The Republican takeover of the Senate Tuesday night could revive congressional efforts to limit frivolous patent litigation, some technology groups said.
“It’s absolutely more likely that it’s going to happen,” said a spokesman for the Coalition for Patent Fairness, an industry group whose members include tech giants like Google and BlackBerry and that has been pushing for patent overhaul. He added, “It’s easier in the sense that the main, No. 1 obstacle is no longer leader.”
Earlier this year, the House passed a bill to take on patent trolls – that is, firms that hold a portfolio of patents and whose primary purpose is to file infringement suits. However, efforts to move similar legislation in the Senate were put on hold, and several of those involved in the bill negotiations pointed to Majority Leader Harry Reid, D-Nev., as the reason the bill was taken off the agenda.
But with the new Congress next January comes new leadership in the Senate. Iowa Republican Chuck Grassley likely would take the helm of the Senate Judiciary Committee, and Kentucky Sen. Mitch McConnell is poised to steer the chamber as its majority leader.
Elizabeth Hyman, executive vice president of public advocacy at TechAmerica, said in an emailed statement to FedScoop, that Grassley has demonstrated a commitment to litigation reforms and that she expects Congress to take up patent litigation reform next year.
Indeed, Tim Sparapani, vice president of law, policy and government relations at the Application Developers Alliance, said Grassley comes from a state with a robust startup community that has been pounded by patent troll suits. At the same time, Sparapani argued that members will return to Congress with a stronger appreciation for the important of patent overhaul after spending time in their own districts.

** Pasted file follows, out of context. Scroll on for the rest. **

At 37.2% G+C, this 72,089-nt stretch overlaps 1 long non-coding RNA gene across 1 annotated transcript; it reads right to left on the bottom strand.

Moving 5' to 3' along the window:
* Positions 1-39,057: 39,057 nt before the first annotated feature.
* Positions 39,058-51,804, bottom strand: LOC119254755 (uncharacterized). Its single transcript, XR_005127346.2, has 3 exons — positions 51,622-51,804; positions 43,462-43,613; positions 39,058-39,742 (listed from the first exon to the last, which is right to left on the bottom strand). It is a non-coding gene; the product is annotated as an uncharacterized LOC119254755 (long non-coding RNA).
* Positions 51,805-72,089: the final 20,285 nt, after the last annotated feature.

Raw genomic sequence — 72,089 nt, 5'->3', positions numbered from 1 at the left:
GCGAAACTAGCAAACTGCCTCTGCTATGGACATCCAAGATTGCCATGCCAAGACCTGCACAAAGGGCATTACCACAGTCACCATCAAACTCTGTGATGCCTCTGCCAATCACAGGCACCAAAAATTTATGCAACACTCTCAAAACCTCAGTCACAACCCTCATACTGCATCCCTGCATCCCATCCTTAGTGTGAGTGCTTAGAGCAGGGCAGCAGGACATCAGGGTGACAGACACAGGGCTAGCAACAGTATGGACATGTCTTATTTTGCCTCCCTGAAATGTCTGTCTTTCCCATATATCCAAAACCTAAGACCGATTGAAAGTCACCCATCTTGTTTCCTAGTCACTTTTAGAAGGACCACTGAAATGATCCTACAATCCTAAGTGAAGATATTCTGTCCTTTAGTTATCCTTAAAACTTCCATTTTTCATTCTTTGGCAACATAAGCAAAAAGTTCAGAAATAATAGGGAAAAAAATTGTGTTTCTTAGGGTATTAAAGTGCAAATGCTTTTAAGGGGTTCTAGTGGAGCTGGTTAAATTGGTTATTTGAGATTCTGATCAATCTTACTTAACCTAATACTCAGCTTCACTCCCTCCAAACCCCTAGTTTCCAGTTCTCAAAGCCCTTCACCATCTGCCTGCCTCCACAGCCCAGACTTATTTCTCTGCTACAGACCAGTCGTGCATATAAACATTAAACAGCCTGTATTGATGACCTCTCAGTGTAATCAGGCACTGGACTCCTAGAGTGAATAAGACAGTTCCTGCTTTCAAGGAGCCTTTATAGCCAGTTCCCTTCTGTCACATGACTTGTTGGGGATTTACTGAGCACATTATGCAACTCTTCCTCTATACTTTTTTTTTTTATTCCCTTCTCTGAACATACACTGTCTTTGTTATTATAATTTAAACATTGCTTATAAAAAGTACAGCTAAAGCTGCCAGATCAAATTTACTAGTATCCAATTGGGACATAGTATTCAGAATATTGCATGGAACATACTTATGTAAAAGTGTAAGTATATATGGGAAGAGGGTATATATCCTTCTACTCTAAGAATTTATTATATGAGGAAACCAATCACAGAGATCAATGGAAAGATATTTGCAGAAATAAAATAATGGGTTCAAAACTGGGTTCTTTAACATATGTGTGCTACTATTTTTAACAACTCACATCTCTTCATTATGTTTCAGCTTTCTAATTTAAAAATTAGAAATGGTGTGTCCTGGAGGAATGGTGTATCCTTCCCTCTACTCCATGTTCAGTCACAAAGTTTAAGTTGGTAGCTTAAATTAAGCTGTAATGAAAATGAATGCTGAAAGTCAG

“I think there will be more senators hearing this on the ground who will come to Washington understanding, maybe not understanding the intricacies of the patent system, but will understand the urgency for stopping businesses that only exist to gut other businesses of revenue,” he said.
Meanwhile, he said that tech groups pushing for changes to the patent litigation system lost an ally in Rep. Lee Terry, R-Neb., who fell Wednesday to a challenger in a tight race. “His losing this election is a really unfortunate blow,” Sparapani said.
But not all technology firms think the new makeup in Congress will make a difference in the prospects of patent reform. Brian Pomper, the executive director of the Innovation Alliance, an industry group of mostly research and development companies that license out their technologies, said patent reform likely have been taken up early next year, regardless of who is in power.
“It was pretty clear to all observers that Chairman [Patrick] Leahy would have brought this back in the New Year had he remained chairman, and I don’t know why that’s different with Chairman Grassley,” said Pomper, whose group opposed recent legislation to change the patent system.
But in the meantime, tech groups are hoping that the Senate will confirm Michelle Lee as chief of the Patent and Trademark Office in the lame duck session. A former senior staffer at Google and current deputy director of the office, Lee recently expressed the hope that patent reform moves in Congress next year. A staffer for the Senate Judiciary Committee said on background the committee has Lee’s paperwork, but the Senate must still receive Lee’s official confirmation before moving ahead with hearings.
“I think having Michelle Lee confirmed will provide a vital voice for reform and then implementing whatever reforms Congress enacts,” Sparapani said. “I certainly hope the Senate will take up her nomination quickly.”